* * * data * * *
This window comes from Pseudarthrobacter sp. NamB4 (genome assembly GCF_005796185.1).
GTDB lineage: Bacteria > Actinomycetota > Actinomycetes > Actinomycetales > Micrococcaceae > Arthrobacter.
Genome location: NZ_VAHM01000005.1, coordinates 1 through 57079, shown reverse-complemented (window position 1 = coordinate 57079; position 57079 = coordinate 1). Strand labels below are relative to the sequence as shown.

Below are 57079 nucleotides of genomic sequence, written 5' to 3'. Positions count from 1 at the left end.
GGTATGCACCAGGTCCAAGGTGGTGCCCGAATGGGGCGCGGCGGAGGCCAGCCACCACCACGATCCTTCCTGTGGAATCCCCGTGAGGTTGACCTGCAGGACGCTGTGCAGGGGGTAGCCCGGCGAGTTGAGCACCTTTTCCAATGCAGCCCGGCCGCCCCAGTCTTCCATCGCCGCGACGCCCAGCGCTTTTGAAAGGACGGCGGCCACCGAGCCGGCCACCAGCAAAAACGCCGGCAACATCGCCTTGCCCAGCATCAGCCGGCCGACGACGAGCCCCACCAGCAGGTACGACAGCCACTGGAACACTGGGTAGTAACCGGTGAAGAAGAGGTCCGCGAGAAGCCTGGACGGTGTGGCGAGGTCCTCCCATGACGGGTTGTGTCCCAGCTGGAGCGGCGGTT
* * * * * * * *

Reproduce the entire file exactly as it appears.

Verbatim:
This window comes from Pseudarthrobacter sp. NamB4 (genome assembly GCF_005796185.1).
GTDB lineage: Bacteria > Actinomycetota > Actinomycetes > Actinomycetales > Micrococcaceae > Arthrobacter.
Genome location: NZ_VAHM01000005.1, coordinates 1 through 57079, shown reverse-complemented (window position 1 = coordinate 57079; position 57079 = coordinate 1). Strand labels below are relative to the sequence as shown.

Below are 57079 nucleotides of genomic sequence, written 5' to 3'. Positions count from 1 at the left end.
GGTATGCACCAGGTCCAAGGTGGTGCCCGAATGGGGCGCGGCGGAGGCCAGCCACCACCACGATCCTTCCTGTGGAATCCCCGTGAGGTTGACCTGCAGGACGCTGTGCAGGGGGTAGCCCGGCGAGTTGAGCACCTTTTCCAATGCAGCCCGGCCGCCCCAGTCTTCCATCGCCGCGACGCCCAGCGCTTTTGAAAGGACGGCGGCCACCGAGCCGGCCACCAGCAAAAACGCCGGCAACATCGCCTTGCCCAGCATCAGCCGGCCGACGACGAGCCCCACCAGCAGGTACGACAGCCACTGGAACACTGGGTAGTAACCGGTGAAGAAGAGGTCCGCGAGAAGCCTGGACGGTGTGGCGAGGTCCTCCCATGACGGGTTGTGTCCCAGCTGGAGCGGCGGTT